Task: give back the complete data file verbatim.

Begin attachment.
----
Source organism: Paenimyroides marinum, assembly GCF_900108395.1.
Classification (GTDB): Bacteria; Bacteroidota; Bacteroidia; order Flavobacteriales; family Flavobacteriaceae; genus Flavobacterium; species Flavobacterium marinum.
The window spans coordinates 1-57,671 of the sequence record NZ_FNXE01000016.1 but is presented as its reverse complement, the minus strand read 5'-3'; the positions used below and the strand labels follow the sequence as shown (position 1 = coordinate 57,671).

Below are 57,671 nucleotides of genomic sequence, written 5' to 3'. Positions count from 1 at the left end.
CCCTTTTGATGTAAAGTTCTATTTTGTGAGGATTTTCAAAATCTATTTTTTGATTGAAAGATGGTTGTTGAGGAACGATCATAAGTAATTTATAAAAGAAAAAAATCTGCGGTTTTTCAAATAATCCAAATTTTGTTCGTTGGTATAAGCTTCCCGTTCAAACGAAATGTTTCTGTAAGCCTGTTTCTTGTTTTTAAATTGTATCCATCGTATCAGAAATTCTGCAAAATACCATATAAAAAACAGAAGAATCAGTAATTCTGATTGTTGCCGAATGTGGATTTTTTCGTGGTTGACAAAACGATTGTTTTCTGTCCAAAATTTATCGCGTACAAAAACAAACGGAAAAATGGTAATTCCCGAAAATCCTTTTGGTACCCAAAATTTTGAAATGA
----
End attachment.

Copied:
Source organism: Paenimyroides marinum, assembly GCF_900108395.1.
Classification (GTDB): Bacteria; Bacteroidota; Bacteroidia; order Flavobacteriales; family Flavobacteriaceae; genus Flavobacterium; species Flavobacterium marinum.
The window spans coordinates 1-57,671 of the sequence record NZ_FNXE01000016.1 but is presented as its reverse complement, the minus strand read 5'-3'; the positions used below and the strand labels follow the sequence as shown (position 1 = coordinate 57,671).

Below are 57,671 nucleotides of genomic sequence, written 5' to 3'. Positions count from 1 at the left end.
CCCTTTTGATGTAAAGTTCTATTTTGTGAGGATTTTCAAAATCTATTTTTTGATTGAAAGATGGTTGTTGAGGAACGATCATAAGTAATTTATAAAAGAAAAAAATCTGCGGTTTTTCAAATAATCCAAATTTTGTTCGTTGGTATAAGCTTCCCGTTCAAACGAAATGTTTCTGTAAGCCTGTTTCTTGTTTTTAAATTGTATCCATCGTATCAGAAATTCTGCAAAATACCATATAAAAAACAGAAGAATCAGTAATTCTGATTGTTGCCGAATGTGGATTTTTTCGTGGTTGACAAAACGATTGTTTTCTGTCCAAAATTTATCGCGTACAAAAACAAACGGAAAAATGGTAATTCCCGAAAATCCTTTTGGTACCCAAAATTTTGAAATGA